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NPRC urged to investigate Gukurahundi plaque theft

The National Transitional Justice Working Group (NTJWG) has urged the National Peace and Reconciliation Commission (NPRC) to launch an investigation into the destruction of the Gukurahundi memorial plaque at Bhalagwe, Matabeleland South and hold the perpetrators accountable. 

This comes at a time when the second memorial plaque which was erected by Ibhetshu Likazulu, a local pressure group at Bhalagwe, last week was stolen. 

The first one erected in 2019 was destroyed by suspected security agents.

Ibhetshu LikaZulu held a memorial service last week which was attended by traditional leaders from Matabeleland South, politicians and other stakeholders.

A plaque was erected during the service but hardly a day later it had vanished.

In a statement, Monday, NTJWG said the theft is an attack on the memory of the 20 000 people who lost their lives during Gukurahundi.  

 “The National Transitional Justice Working Group (NTJWG) notes with concern that a plaque that was unveiled at the Bhalagwe mass grave site in Kezi, Matabeleland South Province on 25 May 2021 was stolen,” read the statement. 

 “The NTJWG condemns this theft and views it as an attack on the memory of the estimated 20 000 people who lost their lives during Gukurahundi, their families and survivors who continue to grapple with the trauma of this excruciating period.”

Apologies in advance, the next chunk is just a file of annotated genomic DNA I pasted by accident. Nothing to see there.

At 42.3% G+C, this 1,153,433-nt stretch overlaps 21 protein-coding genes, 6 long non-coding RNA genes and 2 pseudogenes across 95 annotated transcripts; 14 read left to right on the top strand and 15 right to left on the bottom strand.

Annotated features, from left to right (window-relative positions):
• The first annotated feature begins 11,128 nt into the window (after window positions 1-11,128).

NTJWG said these incidents are indicative of the intolerance and deliberate effort to rewrite history by erasing the lived experiences of victims and survivors.  

“This theft is particularly concerning as it is the second incident of this nature with the first having occurred in 2018 when a similar plaque at Bhalagwe was destroyed. Back then, villagers consisting of victims, survivors, and families of victims of Gukurahundi atrocities were threatened and warned against participating in erecting similar structures,” the group said.  

They added that memorial sites and structures are a key part of truth recovery and preservation through memorialisation initiatives. 

“Given Zimbabwe’s history of violence and conflict, memorialisation is an urgent and pertinent issue that must be prioritized. Gukurahundi is part of Zimbabwe’s history which, though heinous, must not be forgotten,” said the group. 

They added that the plaques such as the one unveiled at Bhalagwe are important reminders of what happened in the past which must fill every Zimbabwean with a desire to play their part to guarantee non-recurrence of human rights violations such as Gukurahundi.  

“Therefore, this theft is an unacceptable act that undermines the nation’s efforts to realize national peace, reconciliation, and healing and it must not go unpunished.” 

“The NTJWG, therefore, stands with the people of Kezi, Ibhetshu Likazulu and other victims of Gukurahundi in condemning this act and calls on all Zimbabweans to take a stand against the destruction of memorial sites and structures,” read the statement. 

The group also called on the NPRC to provide the people of Kezi with counselling services and any other necessary support as this incident has likely re-traumatised them.

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